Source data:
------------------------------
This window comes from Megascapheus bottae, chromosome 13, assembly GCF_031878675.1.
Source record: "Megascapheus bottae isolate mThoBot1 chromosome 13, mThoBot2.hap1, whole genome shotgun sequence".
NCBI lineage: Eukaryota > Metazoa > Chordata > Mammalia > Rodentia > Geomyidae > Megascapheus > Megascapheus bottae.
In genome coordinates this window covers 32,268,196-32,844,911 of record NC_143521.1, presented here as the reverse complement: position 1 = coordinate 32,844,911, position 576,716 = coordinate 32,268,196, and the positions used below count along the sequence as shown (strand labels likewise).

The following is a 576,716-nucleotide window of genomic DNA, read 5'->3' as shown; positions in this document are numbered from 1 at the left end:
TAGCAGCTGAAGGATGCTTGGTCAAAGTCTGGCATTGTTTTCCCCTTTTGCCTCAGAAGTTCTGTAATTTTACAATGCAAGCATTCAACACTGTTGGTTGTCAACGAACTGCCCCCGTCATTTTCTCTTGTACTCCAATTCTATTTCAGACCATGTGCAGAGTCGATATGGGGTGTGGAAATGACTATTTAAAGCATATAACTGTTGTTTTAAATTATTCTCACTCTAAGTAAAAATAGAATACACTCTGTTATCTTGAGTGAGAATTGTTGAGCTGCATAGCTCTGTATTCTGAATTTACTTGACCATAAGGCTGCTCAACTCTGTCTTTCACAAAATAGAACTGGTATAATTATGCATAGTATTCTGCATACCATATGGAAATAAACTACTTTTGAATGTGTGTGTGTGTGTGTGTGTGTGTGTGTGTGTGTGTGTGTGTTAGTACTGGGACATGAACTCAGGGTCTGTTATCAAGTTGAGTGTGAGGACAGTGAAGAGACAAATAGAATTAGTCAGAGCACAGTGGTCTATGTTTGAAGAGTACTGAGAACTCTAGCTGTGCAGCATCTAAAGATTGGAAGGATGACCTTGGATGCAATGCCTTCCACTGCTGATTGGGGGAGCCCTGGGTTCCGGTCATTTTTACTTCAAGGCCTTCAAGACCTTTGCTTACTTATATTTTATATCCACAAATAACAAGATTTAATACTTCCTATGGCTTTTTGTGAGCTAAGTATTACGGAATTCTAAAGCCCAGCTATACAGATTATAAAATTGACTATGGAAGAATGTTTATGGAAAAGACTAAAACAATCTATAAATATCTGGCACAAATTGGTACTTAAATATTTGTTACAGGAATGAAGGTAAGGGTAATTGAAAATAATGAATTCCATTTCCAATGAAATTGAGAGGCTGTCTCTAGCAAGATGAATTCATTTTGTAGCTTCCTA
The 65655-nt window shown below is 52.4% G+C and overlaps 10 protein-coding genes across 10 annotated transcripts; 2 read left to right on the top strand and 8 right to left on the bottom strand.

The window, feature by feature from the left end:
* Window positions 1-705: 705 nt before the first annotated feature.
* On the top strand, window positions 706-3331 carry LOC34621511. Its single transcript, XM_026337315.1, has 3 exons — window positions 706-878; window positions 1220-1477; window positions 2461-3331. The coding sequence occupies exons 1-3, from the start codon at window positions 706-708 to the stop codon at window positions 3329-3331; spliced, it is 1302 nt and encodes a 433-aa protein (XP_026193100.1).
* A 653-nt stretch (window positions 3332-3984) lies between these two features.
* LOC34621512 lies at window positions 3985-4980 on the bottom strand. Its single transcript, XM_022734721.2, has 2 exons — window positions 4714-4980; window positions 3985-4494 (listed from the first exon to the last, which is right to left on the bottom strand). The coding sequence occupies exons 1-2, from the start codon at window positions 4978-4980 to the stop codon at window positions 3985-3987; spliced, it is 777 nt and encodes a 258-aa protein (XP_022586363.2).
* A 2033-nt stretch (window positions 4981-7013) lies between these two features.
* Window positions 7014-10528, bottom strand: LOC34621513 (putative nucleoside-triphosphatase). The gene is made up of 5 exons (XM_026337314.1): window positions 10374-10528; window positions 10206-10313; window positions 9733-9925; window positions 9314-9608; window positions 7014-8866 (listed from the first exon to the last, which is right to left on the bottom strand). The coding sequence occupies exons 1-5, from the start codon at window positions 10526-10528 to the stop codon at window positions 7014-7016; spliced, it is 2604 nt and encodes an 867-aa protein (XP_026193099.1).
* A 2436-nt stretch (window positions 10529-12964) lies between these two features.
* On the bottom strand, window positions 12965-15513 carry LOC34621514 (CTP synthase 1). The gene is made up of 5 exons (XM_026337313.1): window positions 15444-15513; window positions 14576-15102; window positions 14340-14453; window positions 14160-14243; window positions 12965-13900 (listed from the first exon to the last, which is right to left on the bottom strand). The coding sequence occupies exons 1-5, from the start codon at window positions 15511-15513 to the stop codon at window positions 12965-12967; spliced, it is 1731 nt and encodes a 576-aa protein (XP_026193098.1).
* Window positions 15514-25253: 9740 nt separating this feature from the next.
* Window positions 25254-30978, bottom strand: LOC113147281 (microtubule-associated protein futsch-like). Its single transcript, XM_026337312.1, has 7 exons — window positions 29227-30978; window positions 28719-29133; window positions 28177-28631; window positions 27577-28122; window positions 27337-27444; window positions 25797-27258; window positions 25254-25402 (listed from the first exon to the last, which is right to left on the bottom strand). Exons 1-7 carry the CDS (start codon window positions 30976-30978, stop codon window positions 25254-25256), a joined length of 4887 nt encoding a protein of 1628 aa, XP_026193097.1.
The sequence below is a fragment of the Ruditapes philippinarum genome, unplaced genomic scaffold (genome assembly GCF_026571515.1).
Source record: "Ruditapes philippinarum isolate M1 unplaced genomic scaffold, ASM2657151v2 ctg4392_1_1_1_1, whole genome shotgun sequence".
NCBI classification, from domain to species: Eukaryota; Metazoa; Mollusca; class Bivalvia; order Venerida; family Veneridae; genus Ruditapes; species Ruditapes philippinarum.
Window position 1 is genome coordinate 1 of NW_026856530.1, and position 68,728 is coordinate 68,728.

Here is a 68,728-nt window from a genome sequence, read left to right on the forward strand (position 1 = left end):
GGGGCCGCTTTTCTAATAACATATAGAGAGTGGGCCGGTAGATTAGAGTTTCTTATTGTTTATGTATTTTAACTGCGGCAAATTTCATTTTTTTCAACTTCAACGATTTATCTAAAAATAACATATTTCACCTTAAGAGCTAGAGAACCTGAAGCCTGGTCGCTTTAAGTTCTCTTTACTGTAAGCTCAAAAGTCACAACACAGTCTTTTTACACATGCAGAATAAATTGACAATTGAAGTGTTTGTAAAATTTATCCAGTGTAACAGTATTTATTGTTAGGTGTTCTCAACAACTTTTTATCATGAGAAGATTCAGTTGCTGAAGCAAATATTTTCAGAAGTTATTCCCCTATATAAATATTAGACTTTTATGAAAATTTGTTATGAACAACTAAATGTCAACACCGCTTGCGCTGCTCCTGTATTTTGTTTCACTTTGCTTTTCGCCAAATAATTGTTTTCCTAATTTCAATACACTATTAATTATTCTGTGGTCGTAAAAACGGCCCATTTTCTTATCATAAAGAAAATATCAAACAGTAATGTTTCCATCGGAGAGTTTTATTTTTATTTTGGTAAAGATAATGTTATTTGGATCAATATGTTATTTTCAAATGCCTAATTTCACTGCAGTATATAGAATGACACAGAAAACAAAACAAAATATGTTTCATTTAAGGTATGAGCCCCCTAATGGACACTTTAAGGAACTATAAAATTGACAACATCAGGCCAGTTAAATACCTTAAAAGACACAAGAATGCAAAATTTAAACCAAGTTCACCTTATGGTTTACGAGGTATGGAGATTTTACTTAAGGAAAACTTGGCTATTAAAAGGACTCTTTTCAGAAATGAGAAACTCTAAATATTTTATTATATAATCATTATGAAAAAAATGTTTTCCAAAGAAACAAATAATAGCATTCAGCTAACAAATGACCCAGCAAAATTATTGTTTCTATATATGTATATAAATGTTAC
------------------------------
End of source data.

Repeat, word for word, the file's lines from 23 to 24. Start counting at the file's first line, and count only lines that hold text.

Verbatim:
Here is a 68,728-nt window from a genome sequence, read left to right on the forward strand (position 1 = left end):
GGGGCCGCTTTTCTAATAACATATAGAGAGTGGGCCGGTAGATTAGAGTTTCTTATTGTTTATGTATTTTAACTGCGGCAAATTTCATTTTTTTCAACTTCAACGATTTATCTAAAAATAACATATTTCACCTTAAGAGCTAGAGAACCTGAAGCCTGGTCGCTTTAAGTTCTCTTTACTGTAAGCTCAAAAGTCACAACACAGTCTTTTTACACATGCAGAATAAATTGACAATTGAAGTGTTTGTAAAATTTATCCAGTGTAACAGTATTTATTGTTAGGTGTTCTCAACAACTTTTTATCATGAGAAGATTCAGTTGCTGAAGCAAATATTTTCAGAAGTTATTCCCCTATATAAATATTAGACTTTTATGAAAATTTGTTATGAACAACTAAATGTCAACACCGCTTGCGCTGCTCCTGTATTTTGTTTCACTTTGCTTTTCGCCAAATAATTGTTTTCCTAATTTCAATACACTATTAATTATTCTGTGGTCGTAAAAACGGCCCATTTTCTTATCATAAAGAAAATATCAAACAGTAATGTTTCCATCGGAGAGTTTTATTTTTATTTTGGTAAAGATAATGTTATTTGGATCAATATGTTATTTTCAAATGCCTAATTTCACTGCAGTATATAGAATGACACAGAAAACAAAACAAAATATGTTTCATTTAAGGTATGAGCCCCCTAATGGACACTTTAAGGAACTATAAAATTGACAACATCAGGCCAGTTAAATACCTTAAAAGACACAAGAATGCAAAATTTAAACCAAGTTCACCTTATGGTTTACGAGGTATGGAGATTTTACTTAAGGAAAACTTGGCTATTAAAAGGACTCTTTTCAGAAATGAGAAACTCTAAATATTTTATTATATAATCATTATGAAAAAAATGTTTTCCAAAGAAACAAATAATAGCATTCAGCTAACAAATGACCCAGCAAAATTATTGTTTCTATATATGTATATAAATGTTAC